And back on earth the Chief Justice announced that there were dissents to the judgement. Right now, as I write this I can’t remember what happened, were the dissents read first? Did it go directly to the Chief Justice reading the majority finding? Barely a week later it starts to turn foggy. What I do remember is that once the CJ read the first limb of the determination and said that our Electoral Commission had failed in its duty towards Kenyans the internet stopped. There was nothing I could do for it. Here we were in this historic moment and I couldn’t watch it anymore. All I was receiving were whatsapp messages summarising what was happening. The texts said we were going to have a fresh election, that the last thing we did was a dry run, a trial, a chance for IEBC to work out the kinks in their system and that we would try again.

 

I was glued to my phone. Where were you when it happened?

 

A part of me was going to be happy no matter what. One of the little children being guarded by my soul had broken out and was dancing all over my table as soon as I heard that there were going to be two dissents. Two dissents!!!! Before I ever knew how this was going I heard about those dissents and reached for the rainbows. Not one but two!

 

A dissent is basically a differing opinion. When a court sits with more than two judges democracy is established. Let the majority have its way but let the minority have its say. These things are usually wonderful. Right there in the judgement that will be released in 2 weeks will be the minority’s say. The minority will write pages and pages backed up by evidence, based in law, laced with logic eviscerating their companions. Saying how could you people have got it so wrong? Who do you think you are to invalidate this election? Don’t you know people voted? Don’t you know they queued? Don’t you know they chose? And where do you get off telling them that they didn’t? Right now I can’t even believe I share this bench with you, I am so appalled at this thing you did, at these things you decided. It’s just my vast respect for you and the law holding me back. But you know what, the whole world is going to know just how wrong I think you are.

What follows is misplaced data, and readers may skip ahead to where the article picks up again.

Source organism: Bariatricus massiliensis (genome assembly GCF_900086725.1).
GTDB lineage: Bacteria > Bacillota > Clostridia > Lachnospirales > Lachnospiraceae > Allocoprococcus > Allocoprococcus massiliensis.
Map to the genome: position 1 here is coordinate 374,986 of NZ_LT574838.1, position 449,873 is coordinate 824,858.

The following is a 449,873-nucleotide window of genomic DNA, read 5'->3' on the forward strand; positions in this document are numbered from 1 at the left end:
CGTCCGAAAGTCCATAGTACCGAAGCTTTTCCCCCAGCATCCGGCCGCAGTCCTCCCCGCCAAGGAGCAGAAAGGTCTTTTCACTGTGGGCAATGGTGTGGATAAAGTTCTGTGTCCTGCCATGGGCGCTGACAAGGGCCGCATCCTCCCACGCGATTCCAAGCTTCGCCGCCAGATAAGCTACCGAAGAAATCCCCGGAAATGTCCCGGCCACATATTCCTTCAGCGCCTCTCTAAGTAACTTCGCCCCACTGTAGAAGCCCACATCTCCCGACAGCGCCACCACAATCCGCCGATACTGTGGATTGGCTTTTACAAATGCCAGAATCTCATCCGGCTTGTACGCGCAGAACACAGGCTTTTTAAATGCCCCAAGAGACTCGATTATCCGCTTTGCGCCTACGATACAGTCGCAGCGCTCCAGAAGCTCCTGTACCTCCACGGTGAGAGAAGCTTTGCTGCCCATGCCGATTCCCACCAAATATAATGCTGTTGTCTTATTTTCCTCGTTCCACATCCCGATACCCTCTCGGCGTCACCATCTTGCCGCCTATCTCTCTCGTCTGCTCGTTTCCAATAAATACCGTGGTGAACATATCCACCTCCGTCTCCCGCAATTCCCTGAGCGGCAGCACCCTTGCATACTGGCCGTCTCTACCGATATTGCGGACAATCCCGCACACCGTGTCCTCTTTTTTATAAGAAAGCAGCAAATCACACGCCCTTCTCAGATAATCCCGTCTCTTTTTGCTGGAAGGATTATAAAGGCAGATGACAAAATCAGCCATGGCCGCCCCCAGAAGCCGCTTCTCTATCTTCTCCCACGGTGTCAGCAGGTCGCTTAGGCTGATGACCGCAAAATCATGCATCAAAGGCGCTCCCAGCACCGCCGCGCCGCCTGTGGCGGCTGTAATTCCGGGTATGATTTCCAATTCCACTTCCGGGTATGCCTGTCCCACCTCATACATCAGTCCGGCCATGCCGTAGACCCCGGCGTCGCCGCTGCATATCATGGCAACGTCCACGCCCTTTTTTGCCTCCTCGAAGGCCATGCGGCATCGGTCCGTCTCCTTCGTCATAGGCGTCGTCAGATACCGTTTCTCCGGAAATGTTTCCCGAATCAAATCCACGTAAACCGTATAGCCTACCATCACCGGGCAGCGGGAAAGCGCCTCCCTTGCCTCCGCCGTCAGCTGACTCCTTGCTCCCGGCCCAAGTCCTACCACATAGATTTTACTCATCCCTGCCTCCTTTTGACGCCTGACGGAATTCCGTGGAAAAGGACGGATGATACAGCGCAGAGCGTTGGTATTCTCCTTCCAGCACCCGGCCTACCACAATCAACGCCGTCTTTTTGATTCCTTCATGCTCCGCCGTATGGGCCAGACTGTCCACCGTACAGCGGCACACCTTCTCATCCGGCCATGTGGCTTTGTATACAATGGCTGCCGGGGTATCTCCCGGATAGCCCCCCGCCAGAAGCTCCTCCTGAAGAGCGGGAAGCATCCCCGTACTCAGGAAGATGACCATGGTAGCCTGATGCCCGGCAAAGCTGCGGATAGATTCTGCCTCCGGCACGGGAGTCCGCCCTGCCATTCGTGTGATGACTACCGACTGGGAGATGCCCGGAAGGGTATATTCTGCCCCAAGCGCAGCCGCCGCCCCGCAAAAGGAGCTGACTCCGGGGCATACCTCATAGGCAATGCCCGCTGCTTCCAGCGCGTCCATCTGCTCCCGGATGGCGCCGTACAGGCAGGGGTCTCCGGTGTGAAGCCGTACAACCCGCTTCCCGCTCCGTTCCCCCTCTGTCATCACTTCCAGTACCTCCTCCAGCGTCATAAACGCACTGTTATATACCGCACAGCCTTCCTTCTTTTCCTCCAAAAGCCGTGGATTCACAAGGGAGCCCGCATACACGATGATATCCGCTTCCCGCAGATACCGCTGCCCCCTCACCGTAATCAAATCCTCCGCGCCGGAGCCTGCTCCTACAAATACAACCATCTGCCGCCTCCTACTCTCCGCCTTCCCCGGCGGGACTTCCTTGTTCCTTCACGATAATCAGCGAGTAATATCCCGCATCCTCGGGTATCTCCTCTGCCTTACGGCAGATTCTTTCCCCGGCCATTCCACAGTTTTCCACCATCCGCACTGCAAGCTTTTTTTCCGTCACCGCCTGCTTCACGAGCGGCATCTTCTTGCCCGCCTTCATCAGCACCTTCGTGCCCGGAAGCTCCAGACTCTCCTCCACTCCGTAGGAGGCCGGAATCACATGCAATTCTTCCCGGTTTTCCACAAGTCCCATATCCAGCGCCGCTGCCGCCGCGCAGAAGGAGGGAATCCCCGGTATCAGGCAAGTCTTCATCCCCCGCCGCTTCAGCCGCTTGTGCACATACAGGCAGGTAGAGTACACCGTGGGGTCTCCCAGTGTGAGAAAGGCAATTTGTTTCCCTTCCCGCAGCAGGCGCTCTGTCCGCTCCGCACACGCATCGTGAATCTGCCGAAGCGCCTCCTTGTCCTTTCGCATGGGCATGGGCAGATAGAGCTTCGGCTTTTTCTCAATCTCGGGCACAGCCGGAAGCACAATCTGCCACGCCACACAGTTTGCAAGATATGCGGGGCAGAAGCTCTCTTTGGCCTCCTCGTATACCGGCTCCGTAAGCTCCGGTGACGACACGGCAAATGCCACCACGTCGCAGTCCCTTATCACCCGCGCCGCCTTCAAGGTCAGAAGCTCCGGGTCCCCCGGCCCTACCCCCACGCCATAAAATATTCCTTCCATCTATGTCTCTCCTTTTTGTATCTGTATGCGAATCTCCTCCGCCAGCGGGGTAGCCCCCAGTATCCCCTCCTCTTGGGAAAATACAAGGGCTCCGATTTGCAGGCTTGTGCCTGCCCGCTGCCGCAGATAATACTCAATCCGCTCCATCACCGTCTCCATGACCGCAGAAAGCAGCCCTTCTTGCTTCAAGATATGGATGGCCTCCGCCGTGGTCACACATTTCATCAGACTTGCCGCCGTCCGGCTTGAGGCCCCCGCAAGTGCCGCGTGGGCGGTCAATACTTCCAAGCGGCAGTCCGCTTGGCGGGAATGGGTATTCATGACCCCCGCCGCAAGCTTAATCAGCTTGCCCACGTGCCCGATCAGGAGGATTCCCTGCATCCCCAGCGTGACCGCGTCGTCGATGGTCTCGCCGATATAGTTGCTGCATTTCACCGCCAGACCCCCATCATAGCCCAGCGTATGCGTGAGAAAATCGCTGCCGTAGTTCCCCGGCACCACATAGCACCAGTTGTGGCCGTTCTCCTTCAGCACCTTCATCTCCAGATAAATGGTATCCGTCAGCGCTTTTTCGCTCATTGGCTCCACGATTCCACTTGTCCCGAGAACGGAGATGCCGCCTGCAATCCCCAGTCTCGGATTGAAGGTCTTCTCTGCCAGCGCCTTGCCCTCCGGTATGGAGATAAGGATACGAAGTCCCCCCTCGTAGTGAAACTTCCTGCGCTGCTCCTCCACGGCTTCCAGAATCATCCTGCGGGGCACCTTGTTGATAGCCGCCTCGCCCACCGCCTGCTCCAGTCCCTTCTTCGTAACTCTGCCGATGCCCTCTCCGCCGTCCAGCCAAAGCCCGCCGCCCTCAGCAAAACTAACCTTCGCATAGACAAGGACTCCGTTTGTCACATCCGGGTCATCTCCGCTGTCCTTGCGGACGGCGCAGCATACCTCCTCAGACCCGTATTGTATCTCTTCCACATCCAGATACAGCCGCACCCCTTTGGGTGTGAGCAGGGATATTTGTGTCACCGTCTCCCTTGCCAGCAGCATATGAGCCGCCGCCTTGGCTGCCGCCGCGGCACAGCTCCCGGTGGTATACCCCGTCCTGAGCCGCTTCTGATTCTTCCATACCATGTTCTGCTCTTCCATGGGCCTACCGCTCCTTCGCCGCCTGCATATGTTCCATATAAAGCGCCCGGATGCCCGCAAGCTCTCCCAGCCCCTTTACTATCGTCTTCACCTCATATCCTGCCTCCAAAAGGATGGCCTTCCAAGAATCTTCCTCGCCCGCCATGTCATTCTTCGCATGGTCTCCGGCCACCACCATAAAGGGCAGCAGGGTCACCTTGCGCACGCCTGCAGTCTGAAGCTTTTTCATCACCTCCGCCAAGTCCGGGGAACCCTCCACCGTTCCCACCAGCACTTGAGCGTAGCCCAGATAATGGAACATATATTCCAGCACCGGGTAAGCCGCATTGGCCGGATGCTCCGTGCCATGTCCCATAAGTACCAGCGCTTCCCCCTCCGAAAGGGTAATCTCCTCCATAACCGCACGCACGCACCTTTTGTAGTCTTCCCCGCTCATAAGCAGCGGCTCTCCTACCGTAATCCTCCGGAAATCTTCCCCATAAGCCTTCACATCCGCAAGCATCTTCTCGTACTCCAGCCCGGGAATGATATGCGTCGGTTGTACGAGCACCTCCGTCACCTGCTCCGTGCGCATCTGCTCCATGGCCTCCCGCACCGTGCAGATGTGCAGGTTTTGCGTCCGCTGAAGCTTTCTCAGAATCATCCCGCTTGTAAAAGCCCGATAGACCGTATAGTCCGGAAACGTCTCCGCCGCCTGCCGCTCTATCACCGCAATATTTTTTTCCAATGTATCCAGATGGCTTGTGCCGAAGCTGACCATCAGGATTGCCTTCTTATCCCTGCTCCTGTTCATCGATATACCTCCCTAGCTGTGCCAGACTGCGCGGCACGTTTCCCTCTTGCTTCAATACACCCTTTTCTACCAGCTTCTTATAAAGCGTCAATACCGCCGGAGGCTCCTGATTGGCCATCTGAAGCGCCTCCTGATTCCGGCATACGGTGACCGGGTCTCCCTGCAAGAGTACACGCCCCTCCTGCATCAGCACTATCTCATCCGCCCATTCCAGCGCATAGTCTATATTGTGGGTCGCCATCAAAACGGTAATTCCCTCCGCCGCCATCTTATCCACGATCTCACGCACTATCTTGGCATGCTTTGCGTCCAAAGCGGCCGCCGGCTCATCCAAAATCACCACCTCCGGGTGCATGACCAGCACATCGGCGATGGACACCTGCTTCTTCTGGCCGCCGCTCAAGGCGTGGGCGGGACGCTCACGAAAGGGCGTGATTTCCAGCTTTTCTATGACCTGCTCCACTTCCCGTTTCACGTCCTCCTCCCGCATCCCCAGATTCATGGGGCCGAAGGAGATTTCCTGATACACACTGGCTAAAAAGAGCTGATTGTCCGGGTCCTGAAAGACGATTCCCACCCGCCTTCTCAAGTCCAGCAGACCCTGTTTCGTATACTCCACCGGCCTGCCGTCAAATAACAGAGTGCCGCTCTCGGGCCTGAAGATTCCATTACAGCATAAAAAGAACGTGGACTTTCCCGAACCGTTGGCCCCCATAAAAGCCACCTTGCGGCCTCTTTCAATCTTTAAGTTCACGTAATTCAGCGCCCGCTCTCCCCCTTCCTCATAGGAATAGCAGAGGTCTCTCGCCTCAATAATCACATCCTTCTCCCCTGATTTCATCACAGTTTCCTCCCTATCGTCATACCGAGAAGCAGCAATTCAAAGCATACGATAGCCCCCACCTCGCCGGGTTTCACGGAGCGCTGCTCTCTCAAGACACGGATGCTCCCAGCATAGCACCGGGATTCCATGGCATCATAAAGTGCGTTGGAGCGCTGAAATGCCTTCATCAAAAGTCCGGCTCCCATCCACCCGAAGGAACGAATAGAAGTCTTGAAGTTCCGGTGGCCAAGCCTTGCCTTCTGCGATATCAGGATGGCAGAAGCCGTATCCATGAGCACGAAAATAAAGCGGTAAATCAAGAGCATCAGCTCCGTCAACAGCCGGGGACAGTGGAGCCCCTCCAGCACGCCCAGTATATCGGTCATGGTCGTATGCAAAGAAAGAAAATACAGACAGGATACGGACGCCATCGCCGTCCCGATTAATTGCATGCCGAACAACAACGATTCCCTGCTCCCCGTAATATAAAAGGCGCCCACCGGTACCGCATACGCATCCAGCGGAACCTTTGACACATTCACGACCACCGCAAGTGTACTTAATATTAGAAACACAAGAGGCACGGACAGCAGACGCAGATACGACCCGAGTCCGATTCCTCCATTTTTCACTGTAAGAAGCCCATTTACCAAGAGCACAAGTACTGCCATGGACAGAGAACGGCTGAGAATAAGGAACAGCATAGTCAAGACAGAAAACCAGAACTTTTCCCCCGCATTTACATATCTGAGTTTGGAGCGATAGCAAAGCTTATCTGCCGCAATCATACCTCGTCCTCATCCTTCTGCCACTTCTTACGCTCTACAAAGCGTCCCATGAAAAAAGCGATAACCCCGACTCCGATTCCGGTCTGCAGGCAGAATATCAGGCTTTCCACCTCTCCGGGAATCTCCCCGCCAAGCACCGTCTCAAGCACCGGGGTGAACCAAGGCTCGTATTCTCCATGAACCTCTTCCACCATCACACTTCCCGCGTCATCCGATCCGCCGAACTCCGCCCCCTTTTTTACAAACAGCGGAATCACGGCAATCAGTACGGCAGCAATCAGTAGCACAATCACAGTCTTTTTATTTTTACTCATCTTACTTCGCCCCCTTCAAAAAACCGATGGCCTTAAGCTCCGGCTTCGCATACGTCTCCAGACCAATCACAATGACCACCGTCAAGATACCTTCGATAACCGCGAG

Right in there and I can’t wait to read this. I was so happy about the two dissenting from upholding the election (as I thought was happening)  so, so happy. So when I heard the election had been overturned and that the dissent was a decision to uphold it, that little boy did a jig. He turned into marble and gold, walked into the courtyard of the Supreme Court and stood there fish over his shoulder, turtles spitting up at him, proudly taking a piss.

 

Engineers its like someone made some new cement, musicians there’s a new instrument, businessmen there is an untapped niche market at the bottom of the ocean, teachers there’s this new Montessori method, bankers there are new….

 

What I’m saying, for a lawyer this was huge. The tome they drop on us will change the face of law for years, decades. In every court of law in the commonwealth if ever a presidential election is challenged the judges there will be told, “And the Kenyan Supreme Court in Raila Odinga v. IEBC part 2 held that…”

 

All I can do is imagine what’s in there. I’ll save a review for when it’s actually out.

 

Another golden ray of sunshine plays on my skin. I like to write and I love a good story. Lots of people try but nobody touches God. Life is stranger than fiction. Much, much stranger. From the mists of history we have those two great men of Kenya as it hurtled towards independence. Jomo Kenyatta ruminating in a prison cell somewhere as Jaramogi Odingais offered the premiership. Like caeser he turns it down, he says that only one man can unite our country, and you mutherfuckers have him locked up. Then that one man is no longer locked up. One midnight the flag of the imperialists is rolled down and ours sent to fly in the wind. The two men turn to the business of governing the country and soon they split apart. The very first opposition party is formed by Jaramogi and multi-partyism is outlawed. In between all this they somehow manage to have families. They somehow manage to pass on a certain something to their sons, neither of whom are the first to be born incidentally and neither of whom is sullied with  a name honouring a god not of their ancestors.